Tuesday, December 24, 2013

Will de Blasio Do the Right Thing or Will His Interim Chancellor Choice Show Him to Be the Manchurian Candidate?

The buzz on the Internet(s) is that New York City mayor-elect Bill de Blasio will choose an interim chancellor. (Gotham Schools reports that, outrageously, we may add, de Blasio is holding out until actual week of transition from old to new regimes for making his chancellor appointment announcement. And de Blasio himself is terming the appointment an interim one.) Will this be a mere short-term pick or will it be a hold-ever from the Bloomberg reign of error? Gotham Schools claimed Friday that current chancellor Dennis Walcott's top deputy Shael Polakow-Suransky will hang on past December 31 as the interim chancellor.

If the appointee will be Suransky it will surely disappoint. For Suransky has signed off on the succession of noxious policies of the last two plus years under Dennis Walcott. Those respecting libraries and equity in education should shudder at the continuation of the stain of Suransky upon the city Department of Education.

For this was the man that derided school libraries and dismissed school librarians as mere curators of media. (Listen to his chilling words in his joint appearance with Walcott on Brian Lehrer's show on WNYC this August 26.)

As I wrote on August 26:
City Department of Education's chief academic officer Polakow-Suransky is quoted [in Lisa Fleisher's "City Schools are Quietly using Fewer Librarians" in the Wall Street Journal] as justifying closing libraries. Here and in his 8/26 interview at WNYC he tried to justify closing the libraries by saying that newer technologies make them less essential.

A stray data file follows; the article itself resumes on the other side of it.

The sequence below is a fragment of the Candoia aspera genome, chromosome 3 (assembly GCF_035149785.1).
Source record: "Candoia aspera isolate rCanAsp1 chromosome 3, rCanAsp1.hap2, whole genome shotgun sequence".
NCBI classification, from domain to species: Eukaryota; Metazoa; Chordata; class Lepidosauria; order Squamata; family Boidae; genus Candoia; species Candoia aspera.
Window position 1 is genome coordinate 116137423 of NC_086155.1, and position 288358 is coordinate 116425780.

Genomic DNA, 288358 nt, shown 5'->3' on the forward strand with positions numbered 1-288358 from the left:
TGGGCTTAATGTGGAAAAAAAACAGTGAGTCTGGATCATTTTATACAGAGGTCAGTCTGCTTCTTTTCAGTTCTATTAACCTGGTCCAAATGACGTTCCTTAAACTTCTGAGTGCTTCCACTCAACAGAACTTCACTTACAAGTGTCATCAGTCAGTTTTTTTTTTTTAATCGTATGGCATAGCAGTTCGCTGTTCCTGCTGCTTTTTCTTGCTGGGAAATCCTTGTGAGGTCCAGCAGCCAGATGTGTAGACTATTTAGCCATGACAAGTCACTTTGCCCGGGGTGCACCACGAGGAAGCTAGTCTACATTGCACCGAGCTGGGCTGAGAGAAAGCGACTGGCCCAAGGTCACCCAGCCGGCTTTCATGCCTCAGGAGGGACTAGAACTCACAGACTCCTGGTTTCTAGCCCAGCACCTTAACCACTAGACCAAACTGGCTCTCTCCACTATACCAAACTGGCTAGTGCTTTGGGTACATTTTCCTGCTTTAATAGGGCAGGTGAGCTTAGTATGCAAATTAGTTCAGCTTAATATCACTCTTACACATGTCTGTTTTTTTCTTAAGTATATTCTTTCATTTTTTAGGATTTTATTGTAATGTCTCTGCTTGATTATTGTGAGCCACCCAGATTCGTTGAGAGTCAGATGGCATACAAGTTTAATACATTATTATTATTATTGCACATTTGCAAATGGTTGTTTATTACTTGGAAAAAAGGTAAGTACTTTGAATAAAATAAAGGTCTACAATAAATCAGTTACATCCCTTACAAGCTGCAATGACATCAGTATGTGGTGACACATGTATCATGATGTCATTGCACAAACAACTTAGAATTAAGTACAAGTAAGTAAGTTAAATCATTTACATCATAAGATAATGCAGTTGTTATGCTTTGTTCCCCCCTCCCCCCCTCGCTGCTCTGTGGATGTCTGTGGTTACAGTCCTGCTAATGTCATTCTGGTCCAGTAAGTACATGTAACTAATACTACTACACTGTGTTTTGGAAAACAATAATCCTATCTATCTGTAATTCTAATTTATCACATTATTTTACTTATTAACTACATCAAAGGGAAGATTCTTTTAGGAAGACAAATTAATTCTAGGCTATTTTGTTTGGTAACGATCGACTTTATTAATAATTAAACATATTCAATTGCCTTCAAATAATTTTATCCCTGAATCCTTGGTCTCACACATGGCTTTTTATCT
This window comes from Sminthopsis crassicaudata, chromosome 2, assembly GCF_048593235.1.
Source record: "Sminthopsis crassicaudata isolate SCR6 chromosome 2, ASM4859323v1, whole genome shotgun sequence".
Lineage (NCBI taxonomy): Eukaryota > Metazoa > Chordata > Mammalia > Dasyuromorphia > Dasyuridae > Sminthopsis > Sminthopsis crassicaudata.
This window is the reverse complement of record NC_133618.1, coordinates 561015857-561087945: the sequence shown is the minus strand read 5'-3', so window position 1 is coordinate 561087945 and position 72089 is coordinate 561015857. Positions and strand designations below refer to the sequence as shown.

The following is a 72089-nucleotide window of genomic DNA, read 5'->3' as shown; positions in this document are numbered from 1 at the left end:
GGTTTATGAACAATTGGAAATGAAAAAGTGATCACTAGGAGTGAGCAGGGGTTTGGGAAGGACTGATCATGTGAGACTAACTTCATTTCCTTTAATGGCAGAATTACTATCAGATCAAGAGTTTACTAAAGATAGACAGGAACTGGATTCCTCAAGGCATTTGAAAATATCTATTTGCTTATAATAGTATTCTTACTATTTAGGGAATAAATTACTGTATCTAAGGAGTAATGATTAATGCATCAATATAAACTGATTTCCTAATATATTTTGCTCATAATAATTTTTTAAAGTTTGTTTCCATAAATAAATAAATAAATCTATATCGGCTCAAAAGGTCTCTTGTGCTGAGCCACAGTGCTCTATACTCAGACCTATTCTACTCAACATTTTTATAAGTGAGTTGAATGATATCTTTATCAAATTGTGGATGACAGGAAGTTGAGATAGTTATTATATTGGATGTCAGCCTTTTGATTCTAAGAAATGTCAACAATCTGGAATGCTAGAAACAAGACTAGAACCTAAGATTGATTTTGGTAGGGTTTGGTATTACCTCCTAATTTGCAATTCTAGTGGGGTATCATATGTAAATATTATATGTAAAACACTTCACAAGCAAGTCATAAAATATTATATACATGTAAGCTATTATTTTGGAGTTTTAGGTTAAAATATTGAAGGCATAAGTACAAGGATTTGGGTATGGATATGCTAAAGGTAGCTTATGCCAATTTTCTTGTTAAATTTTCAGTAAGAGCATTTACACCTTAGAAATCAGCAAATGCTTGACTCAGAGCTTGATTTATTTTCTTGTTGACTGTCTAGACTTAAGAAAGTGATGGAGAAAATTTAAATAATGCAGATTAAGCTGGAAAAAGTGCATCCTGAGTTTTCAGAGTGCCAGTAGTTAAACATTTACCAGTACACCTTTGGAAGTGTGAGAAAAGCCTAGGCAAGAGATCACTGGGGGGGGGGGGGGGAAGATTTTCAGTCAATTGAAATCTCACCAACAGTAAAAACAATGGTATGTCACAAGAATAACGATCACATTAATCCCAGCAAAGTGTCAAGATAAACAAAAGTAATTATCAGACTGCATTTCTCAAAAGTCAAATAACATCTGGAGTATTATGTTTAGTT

The article cites the state requirements that Bloomberg seeks permission to violate. A middle school or a high school with between 100 and 300 students must have a certified librarian present, performing librarian duties at least two days a week. Schools with over 700 students must have a full-time librarian.

In the WSJ article Polakow-Suransky implicitly sets up the blame for teachers by saying that new teaching practices along with new technology make librarians less necessary. Johnny doesn't know the myriad of researching techniques or a range of literature or the fast way to find certain books? Don't blame the lack of a professional librarian or a school library, just say that the classroom teacher is not up to "best practices." Wrong idea. Be sure not to vote for Christine Quinn for mayor, as she supported the mayor all through his terms and is recognized by the Times as likely to continue "his successes."
Fleisher reported this summer that the Bloomberg administration sought an unprecedented waiver of the requirement for librarians in the schools. There are only 333 librarians among the city's 1,700 schools.

The official American Academy of School Librarians blog published this statement in August: "But does nobody in the DOE realize that this will only increase the achievement gap? We school librarians are already familiar with the research that points to the fact that having an endorsed librarian in schools increases student reading scores."

New Yorkers spent great energy, blogging, hitting the pavement or enlightening friends or colleagues of the fundamental imperative of not electing Quinn, as she would represent a fourth term of Bloomberg.

As in China's Qin Dynasty, with its episodes of burning books and burying scholars, Bloomberg's legacy has been similarly contemptuous of history, scholarship and academic professionalism. Record numbers of libraries closed under his leadership, countless schools lost art and music programs. Bloomberg, as the Qin leaders, and as the Cultural Revolution Red Guards, destroyed essential institutions and links to past culture.
Walcott and his deputy, Polakow-Suransky aided and abetted in that destruction.

Mr. de Blasio, do not disappoint us by appointing Polakow-Suransky.
Do not reward Suransky for his crimes against education. Appoint a professional education leader that truly respects the essential components of a quality, equitable education policy experience.

Mr. de Blasio, we are less than dazzled by some of your other choices. As Perdido Street School blog wrote earlier this evening Alicia Glen's Goldman Sachs record strikes us as less civic progressive-minded and more beneficiary of public-private partnerships as venture capital instruments. Fiorello LaGuadia is spinning in his grave.